Chen Guangcheng's trial begins today
18 July 2006
The Citizens Rights Defence Network, an independent Chinese group, has sent an appeal to the Chinese parliament to prevent the imprisonment of a blind rural activist who exposed forced sterilisations and abortions carried out by local authorities in the eastern province of Shandong. Civil rights activist Chen Guangcheng, whose trial is due to begin today, has been charged with the "deliberate destruction of property" and "gathering a crowd to disrupt traffic". But Mr Chen and his supporters accuse Linyi city officials of using illegal and brutal means to enforce the one-child policy. The Guardian suggests that the Chinese government is reluctant to intervene because Mr Chen has been portrayed by local officials as a tool of western critics. [The Guardian, 14 July] A SPUC spokesman said: "It is naïve to think that the Chinese Parliament could not stop the persecution of Chen Guangcheng. The brutal enforcement of the one-child forced-abortion programme is the consistent policy of Beijing."
Women are to be offered supplies of the morning-after pill in advance of need via a web-site. DrThom, a web-only service registered with the health service regulator, said it would do everything reasonable to ensure that the medication, costing £15.99, did not fall into the hands of under-age girls, but admitted that young girls would be able to get it easily. Elly Turner of Life criticised the scheme. [The Daily Telegraph, 15 July]
The implementation of the Mental Capacity Act came a step nearer today when the Government published a consultation on rules for the new Court of Protection and responses to the consultation on Lasting Powers of Attorney. The new court, which will begin operating in April 2007, will be able to make decisions about the welfare matters, including health care, of mentally incapacitated patients. The consultation will run until 6 October 2006. The consultation on Lasting Powers of Attorney ended on 14 April 2006 and 118 responses were received. [Government News Network, 17 July] The Mental Capacity Act 2005 gives statutory authority to euthanasia by omission.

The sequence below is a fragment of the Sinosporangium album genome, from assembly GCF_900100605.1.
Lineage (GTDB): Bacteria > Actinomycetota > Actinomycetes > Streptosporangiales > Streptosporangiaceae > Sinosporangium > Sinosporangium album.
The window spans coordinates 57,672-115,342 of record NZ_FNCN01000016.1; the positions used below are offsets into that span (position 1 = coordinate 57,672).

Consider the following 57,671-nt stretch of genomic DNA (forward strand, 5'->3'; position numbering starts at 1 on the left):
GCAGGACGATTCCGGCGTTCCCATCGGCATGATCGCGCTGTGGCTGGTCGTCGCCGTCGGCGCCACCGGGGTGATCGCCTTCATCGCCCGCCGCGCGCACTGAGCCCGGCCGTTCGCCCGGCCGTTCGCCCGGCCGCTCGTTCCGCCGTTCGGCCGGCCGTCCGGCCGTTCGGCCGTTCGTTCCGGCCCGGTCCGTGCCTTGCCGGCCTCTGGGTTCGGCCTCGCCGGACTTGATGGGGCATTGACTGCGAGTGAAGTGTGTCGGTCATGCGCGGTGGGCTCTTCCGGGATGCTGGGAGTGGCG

A small-scale study conducted by the Trust for the Study of Adolescence on behalf of the Joseph Rowntree Foundation claims that many teenage parents in deprived areas plan to conceive their babies, often to make up for their own negative family experiences. Beverley Huges, the children's minister, deplored the study, saying of the idea that parenthood was positive for some teens, "we reject that view completely". The study was based on interviews with 51 young mothers and fathers aged 13-22 living in six deprived areas of England. Suzanne Cater wrote the report. Meanwhile, research has found that many teenage girls see having a baby as a better option than a low-paid "dead-end" job. [BBC News Online, 17 July]
The head of the Human Fertilization and Embryology Authority has said that the law will eventually allow the creation of a human being without a man. But Suzi Leather, a Christian, said any technique should be considered at a moral level. "We need to look at whether it is necessary to use these techniques and also how their use might impact on any potential child," she said. Whilst fully endorsing embryo research and IVF, she said that most of the general public did not agree with sex selection. [The Independent, 17 July]
A woman, who is suing her doctor for telling her that the child she was carrying at seven weeks gestation was "just some blood", will have her case heard by the New Jersey State Supreme Court. The 29-year-old mother of two, who suffered from a kidney disorder, had a severe haemorrhage three weeks after the abortion. When in hospital, it is alleged a nurse told her that, "the doctor left parts of the baby in you." The law requires abortionists to tell pregnant women that abortion will end the life of a whole, separate, unique, living human being. [LifeSite, 14 July]
A Washington Post Journalist has said the number of American medics filing lawsuits and complaints over religious discrimination is likely to intensify as more embryonic stem cells are used to treat disease and more states legalise physician-assisted suicide. [Washington Post, 16 July]